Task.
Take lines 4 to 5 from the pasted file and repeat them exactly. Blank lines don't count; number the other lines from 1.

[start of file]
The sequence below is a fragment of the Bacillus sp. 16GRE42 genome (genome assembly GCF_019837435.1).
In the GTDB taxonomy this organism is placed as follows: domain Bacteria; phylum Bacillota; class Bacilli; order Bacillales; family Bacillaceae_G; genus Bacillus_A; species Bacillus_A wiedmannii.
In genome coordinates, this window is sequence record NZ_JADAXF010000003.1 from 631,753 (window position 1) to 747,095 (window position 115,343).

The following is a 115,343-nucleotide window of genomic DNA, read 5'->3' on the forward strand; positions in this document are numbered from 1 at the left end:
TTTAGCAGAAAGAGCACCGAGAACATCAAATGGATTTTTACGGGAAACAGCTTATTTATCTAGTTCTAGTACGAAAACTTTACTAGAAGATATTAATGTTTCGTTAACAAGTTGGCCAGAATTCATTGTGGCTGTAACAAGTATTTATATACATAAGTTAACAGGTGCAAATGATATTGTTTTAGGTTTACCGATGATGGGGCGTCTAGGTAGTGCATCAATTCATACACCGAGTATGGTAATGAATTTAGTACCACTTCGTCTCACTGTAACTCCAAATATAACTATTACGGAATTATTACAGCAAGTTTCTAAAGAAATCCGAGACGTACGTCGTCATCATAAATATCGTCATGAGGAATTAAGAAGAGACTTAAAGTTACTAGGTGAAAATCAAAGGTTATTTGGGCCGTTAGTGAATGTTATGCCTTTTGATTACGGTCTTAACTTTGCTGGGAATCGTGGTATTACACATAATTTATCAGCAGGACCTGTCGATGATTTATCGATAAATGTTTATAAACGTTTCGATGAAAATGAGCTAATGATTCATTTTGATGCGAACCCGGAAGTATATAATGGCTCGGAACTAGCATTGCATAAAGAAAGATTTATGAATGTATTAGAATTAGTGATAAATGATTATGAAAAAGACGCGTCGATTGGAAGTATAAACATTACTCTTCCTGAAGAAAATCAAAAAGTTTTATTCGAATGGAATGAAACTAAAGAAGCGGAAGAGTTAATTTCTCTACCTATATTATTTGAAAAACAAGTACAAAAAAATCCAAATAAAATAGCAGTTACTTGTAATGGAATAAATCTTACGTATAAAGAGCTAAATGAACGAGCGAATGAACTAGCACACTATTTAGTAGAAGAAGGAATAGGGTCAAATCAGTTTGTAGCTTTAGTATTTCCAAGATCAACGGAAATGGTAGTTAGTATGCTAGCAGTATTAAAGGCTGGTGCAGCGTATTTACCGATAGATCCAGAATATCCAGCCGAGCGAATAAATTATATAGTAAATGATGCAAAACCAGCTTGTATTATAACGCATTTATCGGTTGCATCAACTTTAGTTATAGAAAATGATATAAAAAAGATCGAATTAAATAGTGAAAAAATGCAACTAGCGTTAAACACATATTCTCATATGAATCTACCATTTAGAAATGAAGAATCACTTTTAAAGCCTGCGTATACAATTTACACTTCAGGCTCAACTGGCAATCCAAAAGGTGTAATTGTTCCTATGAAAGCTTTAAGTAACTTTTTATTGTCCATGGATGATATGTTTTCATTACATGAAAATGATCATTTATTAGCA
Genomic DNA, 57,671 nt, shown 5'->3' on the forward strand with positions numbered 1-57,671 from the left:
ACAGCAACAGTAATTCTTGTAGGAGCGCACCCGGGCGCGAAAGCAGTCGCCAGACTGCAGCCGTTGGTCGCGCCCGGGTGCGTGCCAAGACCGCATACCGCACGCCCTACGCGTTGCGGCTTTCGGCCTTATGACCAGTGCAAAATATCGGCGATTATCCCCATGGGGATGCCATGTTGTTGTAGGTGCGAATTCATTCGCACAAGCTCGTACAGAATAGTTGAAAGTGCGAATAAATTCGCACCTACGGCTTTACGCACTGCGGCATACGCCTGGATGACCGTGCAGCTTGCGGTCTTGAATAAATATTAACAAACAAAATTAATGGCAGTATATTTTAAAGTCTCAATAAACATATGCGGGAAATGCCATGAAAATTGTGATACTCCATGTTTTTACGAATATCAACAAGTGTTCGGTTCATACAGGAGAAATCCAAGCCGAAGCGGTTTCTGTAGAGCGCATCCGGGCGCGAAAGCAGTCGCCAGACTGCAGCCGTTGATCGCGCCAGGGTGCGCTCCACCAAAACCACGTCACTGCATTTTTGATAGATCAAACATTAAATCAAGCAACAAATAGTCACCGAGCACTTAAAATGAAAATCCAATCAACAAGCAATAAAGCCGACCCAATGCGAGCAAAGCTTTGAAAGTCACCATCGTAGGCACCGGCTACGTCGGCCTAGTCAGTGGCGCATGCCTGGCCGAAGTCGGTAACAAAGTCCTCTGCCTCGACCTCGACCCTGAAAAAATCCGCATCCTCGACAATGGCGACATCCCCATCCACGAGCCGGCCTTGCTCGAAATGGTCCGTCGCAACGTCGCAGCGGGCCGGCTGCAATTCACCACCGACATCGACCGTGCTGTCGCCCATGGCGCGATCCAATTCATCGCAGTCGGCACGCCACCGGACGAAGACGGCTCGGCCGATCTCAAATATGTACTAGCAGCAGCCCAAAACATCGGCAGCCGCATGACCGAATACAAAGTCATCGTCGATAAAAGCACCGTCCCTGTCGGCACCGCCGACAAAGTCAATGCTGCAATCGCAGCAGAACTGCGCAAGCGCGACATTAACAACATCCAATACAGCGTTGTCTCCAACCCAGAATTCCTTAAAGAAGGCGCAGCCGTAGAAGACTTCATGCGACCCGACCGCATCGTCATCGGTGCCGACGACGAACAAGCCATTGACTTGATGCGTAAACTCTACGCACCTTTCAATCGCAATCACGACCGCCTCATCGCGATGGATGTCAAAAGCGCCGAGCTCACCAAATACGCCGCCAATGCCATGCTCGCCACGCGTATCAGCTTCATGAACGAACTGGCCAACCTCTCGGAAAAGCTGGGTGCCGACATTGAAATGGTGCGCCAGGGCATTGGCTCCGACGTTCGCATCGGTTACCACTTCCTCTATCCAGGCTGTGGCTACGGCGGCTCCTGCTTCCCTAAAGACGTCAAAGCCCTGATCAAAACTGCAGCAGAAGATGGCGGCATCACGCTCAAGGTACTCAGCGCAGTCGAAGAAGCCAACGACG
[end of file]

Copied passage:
The following is a 115,343-nucleotide window of genomic DNA, read 5'->3' on the forward strand; positions in this document are numbered from 1 at the left end:
TTTAGCAGAAAGAGCACCGAGAACATCAAATGGATTTTTACGGGAAACAGCTTATTTATCTAGTTCTAGTACGAAAACTTTACTAGAAGATATTAATGTTTCGTTAACAAGTTGGCCAGAATTCATTGTGGCTGTAACAAGTATTTATATACATAAGTTAACAGGTGCAAATGATATTGTTTTAGGTTTACCGATGATGGGGCGTCTAGGTAGTGCATCAATTCATACACCGAGTATGGTAATGAATTTAGTACCACTTCGTCTCACTGTAACTCCAAATATAACTATTACGGAATTATTACAGCAAGTTTCTAAAGAAATCCGAGACGTACGTCGTCATCATAAATATCGTCATGAGGAATTAAGAAGAGACTTAAAGTTACTAGGTGAAAATCAAAGGTTATTTGGGCCGTTAGTGAATGTTATGCCTTTTGATTACGGTCTTAACTTTGCTGGGAATCGTGGTATTACACATAATTTATCAGCAGGACCTGTCGATGATTTATCGATAAATGTTTATAAACGTTTCGATGAAAATGAGCTAATGATTCATTTTGATGCGAACCCGGAAGTATATAATGGCTCGGAACTAGCATTGCATAAAGAAAGATTTATGAATGTATTAGAATTAGTGATAAATGATTATGAAAAAGACGCGTCGATTGGAAGTATAAACATTACTCTTCCTGAAGAAAATCAAAAAGTTTTATTCGAATGGAATGAAACTAAAGAAGCGGAAGAGTTAATTTCTCTACCTATATTATTTGAAAAACAAGTACAAAAAAATCCAAATAAAATAGCAGTTACTTGTAATGGAATAAATCTTACGTATAAAGAGCTAAATGAACGAGCGAATGAACTAGCACACTATTTAGTAGAAGAAGGAATAGGGTCAAATCAGTTTGTAGCTTTAGTATTTCCAAGATCAACGGAAATGGTAGTTAGTATGCTAGCAGTATTAAAGGCTGGTGCAGCGTATTTACCGATAGATCCAGAATATCCAGCCGAGCGAATAAATTATATAGTAAATGATGCAAAACCAGCTTGTATTATAACGCATTTATCGGTTGCATCAACTTTAGTTATAGAAAATGATATAAAAAAGATCGAATTAAATAGTGAAAAAATGCAACTAGCGTTAAACACATATTCTCATATGAATCTACCATTTAGAAATGAAGAATCACTTTTAAAGCCTGCGTATACAATTTACACTTCAGGCTCAACTGGCAATCCAAAAGGTGTAATTGTTCCTATGAAAGCTTTAAGTAACTTTTTATTGTCCATGGATGATATGTTTTCATTACATGAAAATGATCATTTATTAGCA